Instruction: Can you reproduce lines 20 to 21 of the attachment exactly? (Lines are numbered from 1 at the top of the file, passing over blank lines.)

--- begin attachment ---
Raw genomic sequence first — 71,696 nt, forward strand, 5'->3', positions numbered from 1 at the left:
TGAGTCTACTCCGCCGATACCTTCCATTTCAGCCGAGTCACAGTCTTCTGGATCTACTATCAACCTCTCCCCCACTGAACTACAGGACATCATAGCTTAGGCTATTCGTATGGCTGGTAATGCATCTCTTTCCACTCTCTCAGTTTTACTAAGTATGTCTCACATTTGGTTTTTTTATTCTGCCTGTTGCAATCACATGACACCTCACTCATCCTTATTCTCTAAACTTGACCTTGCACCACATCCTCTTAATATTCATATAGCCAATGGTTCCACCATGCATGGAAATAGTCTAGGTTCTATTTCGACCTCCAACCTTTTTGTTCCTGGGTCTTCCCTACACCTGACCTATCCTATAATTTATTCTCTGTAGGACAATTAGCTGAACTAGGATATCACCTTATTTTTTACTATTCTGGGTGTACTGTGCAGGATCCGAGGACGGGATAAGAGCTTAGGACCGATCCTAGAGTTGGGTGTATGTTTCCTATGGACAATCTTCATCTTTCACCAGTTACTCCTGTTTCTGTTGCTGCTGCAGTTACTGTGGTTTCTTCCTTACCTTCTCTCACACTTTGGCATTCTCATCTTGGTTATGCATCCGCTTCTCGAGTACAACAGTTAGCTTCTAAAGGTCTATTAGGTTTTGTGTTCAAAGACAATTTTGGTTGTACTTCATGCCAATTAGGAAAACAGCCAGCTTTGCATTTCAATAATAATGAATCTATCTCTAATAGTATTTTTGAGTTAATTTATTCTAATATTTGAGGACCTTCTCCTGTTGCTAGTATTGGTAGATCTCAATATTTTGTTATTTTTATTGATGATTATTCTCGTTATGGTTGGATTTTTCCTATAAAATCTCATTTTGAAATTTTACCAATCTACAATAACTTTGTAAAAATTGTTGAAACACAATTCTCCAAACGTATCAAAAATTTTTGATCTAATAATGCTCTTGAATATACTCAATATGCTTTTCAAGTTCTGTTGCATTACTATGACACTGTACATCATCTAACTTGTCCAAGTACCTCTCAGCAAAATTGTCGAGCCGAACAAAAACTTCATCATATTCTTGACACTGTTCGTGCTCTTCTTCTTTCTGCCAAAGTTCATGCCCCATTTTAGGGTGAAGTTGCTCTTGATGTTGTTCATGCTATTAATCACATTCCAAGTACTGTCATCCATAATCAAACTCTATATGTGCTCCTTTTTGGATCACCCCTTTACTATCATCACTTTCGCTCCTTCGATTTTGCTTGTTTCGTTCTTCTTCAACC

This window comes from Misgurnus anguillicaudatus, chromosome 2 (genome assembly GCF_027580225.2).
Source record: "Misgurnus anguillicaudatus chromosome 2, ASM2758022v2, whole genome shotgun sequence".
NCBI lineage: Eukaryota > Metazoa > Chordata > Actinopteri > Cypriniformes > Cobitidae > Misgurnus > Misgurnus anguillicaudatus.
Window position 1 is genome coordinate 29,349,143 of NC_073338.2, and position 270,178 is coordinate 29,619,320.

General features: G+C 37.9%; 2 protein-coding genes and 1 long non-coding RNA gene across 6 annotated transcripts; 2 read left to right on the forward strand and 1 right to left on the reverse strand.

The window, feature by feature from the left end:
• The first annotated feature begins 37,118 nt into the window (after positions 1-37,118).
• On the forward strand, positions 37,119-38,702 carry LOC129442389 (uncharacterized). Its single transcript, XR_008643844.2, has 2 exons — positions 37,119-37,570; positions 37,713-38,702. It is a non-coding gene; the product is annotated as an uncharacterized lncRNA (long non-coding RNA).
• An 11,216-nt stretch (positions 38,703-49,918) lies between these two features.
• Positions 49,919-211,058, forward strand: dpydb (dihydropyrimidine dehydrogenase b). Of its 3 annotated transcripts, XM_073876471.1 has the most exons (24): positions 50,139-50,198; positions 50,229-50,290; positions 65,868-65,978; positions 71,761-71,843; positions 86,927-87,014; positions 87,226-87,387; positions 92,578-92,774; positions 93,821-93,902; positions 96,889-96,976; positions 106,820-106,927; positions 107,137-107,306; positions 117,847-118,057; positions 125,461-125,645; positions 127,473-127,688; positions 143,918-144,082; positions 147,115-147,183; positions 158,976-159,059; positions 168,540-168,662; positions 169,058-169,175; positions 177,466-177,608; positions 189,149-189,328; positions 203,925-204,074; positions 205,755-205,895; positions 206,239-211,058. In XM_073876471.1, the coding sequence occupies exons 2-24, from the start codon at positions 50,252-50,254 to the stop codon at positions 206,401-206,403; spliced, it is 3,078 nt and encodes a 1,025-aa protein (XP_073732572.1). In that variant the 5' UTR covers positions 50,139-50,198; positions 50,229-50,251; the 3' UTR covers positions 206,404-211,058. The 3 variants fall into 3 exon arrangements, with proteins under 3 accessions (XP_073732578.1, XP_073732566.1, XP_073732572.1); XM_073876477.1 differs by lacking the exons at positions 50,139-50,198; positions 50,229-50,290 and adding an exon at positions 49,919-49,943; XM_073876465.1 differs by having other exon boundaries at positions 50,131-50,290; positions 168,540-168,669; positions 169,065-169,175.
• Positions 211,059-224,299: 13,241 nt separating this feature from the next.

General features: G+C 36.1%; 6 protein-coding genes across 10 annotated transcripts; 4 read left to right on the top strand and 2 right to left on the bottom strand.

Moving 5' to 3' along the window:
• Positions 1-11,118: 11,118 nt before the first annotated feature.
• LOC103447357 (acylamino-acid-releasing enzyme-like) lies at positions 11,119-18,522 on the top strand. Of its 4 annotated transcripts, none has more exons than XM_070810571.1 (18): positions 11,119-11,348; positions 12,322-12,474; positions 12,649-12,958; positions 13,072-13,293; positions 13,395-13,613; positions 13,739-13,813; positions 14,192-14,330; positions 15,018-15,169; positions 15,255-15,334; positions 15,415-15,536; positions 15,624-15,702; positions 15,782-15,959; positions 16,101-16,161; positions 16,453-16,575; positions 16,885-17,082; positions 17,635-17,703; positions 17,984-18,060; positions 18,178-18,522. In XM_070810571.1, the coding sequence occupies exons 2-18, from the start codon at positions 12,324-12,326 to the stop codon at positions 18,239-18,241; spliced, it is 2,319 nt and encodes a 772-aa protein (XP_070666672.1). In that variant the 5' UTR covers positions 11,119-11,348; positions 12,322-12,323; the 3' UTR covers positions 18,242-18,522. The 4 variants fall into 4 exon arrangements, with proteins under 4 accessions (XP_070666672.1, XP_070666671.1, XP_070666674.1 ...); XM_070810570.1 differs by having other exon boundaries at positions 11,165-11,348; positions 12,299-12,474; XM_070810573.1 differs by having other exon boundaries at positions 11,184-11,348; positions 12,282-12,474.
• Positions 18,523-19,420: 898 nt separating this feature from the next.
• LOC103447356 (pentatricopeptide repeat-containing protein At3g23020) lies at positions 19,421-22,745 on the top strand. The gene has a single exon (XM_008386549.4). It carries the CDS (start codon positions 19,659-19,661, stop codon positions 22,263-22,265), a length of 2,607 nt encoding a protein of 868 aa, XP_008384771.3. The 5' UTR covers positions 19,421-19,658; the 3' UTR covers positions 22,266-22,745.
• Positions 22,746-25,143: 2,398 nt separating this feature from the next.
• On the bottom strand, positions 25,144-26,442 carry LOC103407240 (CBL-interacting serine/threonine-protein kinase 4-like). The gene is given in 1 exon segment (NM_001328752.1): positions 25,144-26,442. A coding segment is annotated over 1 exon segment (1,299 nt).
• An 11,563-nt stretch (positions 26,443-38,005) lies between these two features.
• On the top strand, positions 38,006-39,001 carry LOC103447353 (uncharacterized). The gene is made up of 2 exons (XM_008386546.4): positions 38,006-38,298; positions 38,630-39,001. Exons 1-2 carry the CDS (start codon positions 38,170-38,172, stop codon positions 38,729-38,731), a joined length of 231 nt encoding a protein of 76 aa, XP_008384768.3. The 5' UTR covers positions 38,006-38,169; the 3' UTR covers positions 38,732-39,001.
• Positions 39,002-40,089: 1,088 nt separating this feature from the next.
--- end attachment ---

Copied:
• Positions 22,746-25,143: 2,398 nt separating this feature from the next.
• On the bottom strand, positions 25,144-26,442 carry LOC103407240 (CBL-interacting serine/threonine-protein kinase 4-like). The gene is given in 1 exon segment (NM_001328752.1): positions 25,144-26,442. A coding segment is annotated over 1 exon segment (1,299 nt).